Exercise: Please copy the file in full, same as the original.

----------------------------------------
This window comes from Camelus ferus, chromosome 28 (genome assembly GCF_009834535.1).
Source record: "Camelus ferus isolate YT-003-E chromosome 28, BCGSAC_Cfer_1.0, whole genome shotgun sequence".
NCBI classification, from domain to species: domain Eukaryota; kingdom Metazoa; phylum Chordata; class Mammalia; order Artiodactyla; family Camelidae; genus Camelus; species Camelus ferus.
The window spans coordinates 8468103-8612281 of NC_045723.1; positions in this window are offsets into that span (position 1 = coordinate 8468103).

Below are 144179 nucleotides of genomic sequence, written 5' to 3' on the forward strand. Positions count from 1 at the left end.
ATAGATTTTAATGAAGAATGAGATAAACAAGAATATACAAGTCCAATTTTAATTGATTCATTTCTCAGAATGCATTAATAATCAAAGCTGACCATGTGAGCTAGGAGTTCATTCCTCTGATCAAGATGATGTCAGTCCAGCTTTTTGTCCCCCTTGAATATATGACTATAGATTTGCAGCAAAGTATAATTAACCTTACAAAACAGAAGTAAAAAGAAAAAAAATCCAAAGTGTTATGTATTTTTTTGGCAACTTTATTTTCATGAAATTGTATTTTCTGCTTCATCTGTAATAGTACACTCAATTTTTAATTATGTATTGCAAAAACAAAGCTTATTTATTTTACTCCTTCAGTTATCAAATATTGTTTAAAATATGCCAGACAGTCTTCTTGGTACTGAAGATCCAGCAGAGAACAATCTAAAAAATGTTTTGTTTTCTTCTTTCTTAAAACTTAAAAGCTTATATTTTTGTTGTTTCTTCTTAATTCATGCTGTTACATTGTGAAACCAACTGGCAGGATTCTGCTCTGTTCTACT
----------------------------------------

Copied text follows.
This window comes from Camelus ferus, chromosome 28 (genome assembly GCF_009834535.1).
Source record: "Camelus ferus isolate YT-003-E chromosome 28, BCGSAC_Cfer_1.0, whole genome shotgun sequence".
NCBI classification, from domain to species: domain Eukaryota; kingdom Metazoa; phylum Chordata; class Mammalia; order Artiodactyla; family Camelidae; genus Camelus; species Camelus ferus.
The window spans coordinates 8468103-8612281 of NC_045723.1; positions in this window are offsets into that span (position 1 = coordinate 8468103).

Below are 144179 nucleotides of genomic sequence, written 5' to 3' on the forward strand. Positions count from 1 at the left end.
ATAGATTTTAATGAAGAATGAGATAAACAAGAATATACAAGTCCAATTTTAATTGATTCATTTCTCAGAATGCATTAATAATCAAAGCTGACCATGTGAGCTAGGAGTTCATTCCTCTGATCAAGATGATGTCAGTCCAGCTTTTTGTCCCCCTTGAATATATGACTATAGATTTGCAGCAAAGTATAATTAACCTTACAAAACAGAAGTAAAAAGAAAAAAAATCCAAAGTGTTATGTATTTTTTTGGCAACTTTATTTTCATGAAATTGTATTTTCTGCTTCATCTGTAATAGTACACTCAATTTTTAATTATGTATTGCAAAAACAAAGCTTATTTATTTTACTCCTTCAGTTATCAAATATTGTTTAAAATATGCCAGACAGTCTTCTTGGTACTGAAGATCCAGCAGAGAACAATCTAAAAAATGTTTTGTTTTCTTCTTTCTTAAAACTTAAAAGCTTATATTTTTGTTGTTTCTTCTTAATTCATGCTGTTACATTGTGAAACCAACTGGCAGGATTCTGCTCTGTTCTACT